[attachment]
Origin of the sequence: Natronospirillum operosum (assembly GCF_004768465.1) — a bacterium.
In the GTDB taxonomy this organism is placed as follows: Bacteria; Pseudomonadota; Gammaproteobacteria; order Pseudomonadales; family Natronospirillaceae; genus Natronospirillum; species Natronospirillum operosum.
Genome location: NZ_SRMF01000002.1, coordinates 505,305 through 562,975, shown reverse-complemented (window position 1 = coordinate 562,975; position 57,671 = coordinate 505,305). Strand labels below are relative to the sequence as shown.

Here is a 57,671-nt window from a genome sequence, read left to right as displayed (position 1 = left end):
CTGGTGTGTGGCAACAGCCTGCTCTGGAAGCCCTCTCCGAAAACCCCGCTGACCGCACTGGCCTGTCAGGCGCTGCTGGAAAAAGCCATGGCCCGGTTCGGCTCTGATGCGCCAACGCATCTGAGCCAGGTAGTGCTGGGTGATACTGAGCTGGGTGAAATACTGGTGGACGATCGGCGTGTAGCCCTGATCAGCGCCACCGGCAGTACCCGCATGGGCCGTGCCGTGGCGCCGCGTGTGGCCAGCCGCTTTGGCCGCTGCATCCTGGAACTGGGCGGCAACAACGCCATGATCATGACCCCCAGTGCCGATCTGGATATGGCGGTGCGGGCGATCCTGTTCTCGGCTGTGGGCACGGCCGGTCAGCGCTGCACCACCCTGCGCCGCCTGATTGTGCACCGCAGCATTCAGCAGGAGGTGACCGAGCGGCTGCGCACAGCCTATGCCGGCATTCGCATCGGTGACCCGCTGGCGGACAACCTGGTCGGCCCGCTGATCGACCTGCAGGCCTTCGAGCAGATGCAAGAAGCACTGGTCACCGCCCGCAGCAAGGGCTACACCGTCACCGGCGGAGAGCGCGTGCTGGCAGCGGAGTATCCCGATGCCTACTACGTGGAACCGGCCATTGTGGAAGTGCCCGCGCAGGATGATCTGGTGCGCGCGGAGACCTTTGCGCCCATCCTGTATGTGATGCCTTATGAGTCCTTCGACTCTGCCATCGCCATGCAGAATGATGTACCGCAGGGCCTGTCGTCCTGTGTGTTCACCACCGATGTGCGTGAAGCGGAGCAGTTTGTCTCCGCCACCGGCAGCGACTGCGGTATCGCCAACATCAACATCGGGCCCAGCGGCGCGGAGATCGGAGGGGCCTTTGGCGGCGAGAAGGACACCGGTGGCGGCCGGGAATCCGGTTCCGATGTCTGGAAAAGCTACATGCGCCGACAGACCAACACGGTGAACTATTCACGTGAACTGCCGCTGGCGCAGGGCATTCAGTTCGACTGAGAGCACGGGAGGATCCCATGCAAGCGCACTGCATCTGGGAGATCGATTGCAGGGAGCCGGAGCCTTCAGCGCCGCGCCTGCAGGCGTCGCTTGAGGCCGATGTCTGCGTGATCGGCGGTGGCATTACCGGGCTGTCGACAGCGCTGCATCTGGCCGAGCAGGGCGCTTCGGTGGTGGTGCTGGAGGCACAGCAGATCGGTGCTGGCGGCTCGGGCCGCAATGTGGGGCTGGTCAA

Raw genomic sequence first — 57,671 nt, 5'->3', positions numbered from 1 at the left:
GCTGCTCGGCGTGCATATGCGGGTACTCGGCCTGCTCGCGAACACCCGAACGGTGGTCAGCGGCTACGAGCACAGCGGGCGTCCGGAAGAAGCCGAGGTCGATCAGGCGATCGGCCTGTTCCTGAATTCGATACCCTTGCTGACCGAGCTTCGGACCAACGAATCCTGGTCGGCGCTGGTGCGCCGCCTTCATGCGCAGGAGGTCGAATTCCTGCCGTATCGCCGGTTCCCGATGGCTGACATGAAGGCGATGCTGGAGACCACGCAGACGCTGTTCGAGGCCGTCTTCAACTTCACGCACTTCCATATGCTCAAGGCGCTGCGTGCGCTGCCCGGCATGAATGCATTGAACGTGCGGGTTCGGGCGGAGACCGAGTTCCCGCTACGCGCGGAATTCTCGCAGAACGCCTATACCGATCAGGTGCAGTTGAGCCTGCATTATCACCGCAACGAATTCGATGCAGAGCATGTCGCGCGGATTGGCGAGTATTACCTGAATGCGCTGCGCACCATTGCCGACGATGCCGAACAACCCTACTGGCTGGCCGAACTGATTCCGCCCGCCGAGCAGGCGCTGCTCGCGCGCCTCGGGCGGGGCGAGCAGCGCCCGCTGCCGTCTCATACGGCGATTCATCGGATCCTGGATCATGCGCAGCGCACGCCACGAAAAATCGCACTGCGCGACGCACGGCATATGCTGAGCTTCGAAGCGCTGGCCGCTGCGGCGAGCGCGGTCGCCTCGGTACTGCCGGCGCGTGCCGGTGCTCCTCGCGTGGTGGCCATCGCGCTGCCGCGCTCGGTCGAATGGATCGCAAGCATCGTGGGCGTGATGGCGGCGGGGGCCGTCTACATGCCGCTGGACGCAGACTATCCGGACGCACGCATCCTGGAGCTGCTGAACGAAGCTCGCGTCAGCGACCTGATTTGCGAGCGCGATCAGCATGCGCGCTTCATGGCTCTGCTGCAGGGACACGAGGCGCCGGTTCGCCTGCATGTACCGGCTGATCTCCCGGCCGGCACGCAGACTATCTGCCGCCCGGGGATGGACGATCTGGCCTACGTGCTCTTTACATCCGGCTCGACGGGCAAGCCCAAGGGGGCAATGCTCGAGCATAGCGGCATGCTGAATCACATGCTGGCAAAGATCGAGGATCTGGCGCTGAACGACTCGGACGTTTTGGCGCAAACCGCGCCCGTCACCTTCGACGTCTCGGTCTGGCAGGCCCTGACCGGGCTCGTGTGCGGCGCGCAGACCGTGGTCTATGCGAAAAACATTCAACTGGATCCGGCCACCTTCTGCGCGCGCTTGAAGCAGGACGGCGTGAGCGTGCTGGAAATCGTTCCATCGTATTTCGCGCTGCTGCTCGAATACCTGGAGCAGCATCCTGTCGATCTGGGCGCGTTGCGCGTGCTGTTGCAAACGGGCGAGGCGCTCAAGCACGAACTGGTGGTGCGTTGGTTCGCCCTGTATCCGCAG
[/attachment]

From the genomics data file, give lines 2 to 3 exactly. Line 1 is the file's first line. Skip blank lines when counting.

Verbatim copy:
In the GTDB taxonomy this organism is placed as follows: Bacteria; Pseudomonadota; Gammaproteobacteria; order Pseudomonadales; family Natronospirillaceae; genus Natronospirillum; species Natronospirillum operosum.
Genome location: NZ_SRMF01000002.1, coordinates 505,305 through 562,975, shown reverse-complemented (window position 1 = coordinate 562,975; position 57,671 = coordinate 505,305). Strand labels below are relative to the sequence as shown.